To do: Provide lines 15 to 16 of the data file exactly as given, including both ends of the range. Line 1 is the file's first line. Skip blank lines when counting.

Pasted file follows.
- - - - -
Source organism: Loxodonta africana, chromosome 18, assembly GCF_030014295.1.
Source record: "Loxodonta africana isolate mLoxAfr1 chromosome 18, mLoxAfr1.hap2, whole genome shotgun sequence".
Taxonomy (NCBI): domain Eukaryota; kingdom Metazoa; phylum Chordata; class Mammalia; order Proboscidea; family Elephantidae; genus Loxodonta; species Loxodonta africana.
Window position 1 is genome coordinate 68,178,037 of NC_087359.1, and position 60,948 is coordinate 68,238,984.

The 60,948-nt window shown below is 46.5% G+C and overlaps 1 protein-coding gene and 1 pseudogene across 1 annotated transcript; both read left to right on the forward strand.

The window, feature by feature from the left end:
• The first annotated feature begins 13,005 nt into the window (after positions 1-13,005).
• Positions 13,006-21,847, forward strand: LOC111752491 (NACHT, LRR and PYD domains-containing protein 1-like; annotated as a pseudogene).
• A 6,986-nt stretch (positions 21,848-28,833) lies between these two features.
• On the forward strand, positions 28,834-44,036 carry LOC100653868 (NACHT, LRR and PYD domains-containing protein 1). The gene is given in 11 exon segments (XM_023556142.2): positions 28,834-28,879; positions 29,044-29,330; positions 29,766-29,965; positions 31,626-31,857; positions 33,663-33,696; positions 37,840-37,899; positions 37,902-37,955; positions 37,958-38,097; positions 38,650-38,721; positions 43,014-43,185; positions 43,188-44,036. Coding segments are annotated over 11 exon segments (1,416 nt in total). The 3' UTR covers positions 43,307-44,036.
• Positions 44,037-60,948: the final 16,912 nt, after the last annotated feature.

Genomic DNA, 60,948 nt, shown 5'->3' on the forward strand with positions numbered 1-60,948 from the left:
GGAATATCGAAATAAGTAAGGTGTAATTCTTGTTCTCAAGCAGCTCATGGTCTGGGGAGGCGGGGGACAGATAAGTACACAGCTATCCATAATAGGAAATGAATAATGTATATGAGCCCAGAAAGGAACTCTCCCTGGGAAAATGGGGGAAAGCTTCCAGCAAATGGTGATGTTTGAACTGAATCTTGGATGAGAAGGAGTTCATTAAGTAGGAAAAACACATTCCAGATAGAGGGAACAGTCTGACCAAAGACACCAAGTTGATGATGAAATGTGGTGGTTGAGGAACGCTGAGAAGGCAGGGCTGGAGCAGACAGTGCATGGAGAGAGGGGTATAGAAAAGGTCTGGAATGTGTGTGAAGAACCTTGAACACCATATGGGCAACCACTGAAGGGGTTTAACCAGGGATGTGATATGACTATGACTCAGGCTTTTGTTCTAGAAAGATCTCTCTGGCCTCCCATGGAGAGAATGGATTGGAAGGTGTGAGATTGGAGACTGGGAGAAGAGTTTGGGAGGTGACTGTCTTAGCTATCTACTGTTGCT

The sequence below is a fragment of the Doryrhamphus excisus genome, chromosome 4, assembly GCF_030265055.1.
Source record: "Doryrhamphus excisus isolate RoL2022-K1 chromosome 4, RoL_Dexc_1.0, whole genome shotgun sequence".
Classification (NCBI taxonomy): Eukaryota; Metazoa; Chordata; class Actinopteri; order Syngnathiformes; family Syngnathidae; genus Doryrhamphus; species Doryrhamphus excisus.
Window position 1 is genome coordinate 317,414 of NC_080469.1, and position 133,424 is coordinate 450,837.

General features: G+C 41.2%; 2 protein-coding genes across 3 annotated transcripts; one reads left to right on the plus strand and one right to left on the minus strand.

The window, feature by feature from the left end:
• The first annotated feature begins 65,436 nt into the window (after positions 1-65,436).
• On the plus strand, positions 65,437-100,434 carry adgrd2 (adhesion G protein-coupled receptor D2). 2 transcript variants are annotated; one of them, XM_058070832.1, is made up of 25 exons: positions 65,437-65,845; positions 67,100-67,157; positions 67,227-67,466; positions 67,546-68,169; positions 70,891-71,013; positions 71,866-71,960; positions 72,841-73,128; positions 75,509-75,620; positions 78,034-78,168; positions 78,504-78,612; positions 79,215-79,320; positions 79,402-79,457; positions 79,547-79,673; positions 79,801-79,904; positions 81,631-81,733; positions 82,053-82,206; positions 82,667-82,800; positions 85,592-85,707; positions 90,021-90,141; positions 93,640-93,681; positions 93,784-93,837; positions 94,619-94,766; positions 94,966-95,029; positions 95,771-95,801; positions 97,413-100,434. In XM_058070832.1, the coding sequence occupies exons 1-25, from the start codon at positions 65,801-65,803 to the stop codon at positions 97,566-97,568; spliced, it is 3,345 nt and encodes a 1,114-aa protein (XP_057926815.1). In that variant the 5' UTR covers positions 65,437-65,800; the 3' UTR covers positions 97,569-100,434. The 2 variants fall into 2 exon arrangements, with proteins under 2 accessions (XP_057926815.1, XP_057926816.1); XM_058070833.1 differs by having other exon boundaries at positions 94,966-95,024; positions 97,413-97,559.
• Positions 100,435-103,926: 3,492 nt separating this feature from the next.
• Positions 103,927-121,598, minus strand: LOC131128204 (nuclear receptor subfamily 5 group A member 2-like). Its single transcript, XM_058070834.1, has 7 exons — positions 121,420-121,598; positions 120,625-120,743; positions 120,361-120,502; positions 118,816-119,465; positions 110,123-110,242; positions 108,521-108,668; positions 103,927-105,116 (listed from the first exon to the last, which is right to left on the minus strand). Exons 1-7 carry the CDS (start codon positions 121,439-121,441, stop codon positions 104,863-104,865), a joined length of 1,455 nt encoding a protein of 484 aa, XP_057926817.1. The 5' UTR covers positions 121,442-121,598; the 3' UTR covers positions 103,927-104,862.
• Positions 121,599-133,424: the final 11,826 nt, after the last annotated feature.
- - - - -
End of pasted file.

Source record: "Doryrhamphus excisus isolate RoL2022-K1 chromosome 4, RoL_Dexc_1.0, whole genome shotgun sequence".
Classification (NCBI taxonomy): Eukaryota; Metazoa; Chordata; class Actinopteri; order Syngnathiformes; family Syngnathidae; genus Doryrhamphus; species Doryrhamphus excisus.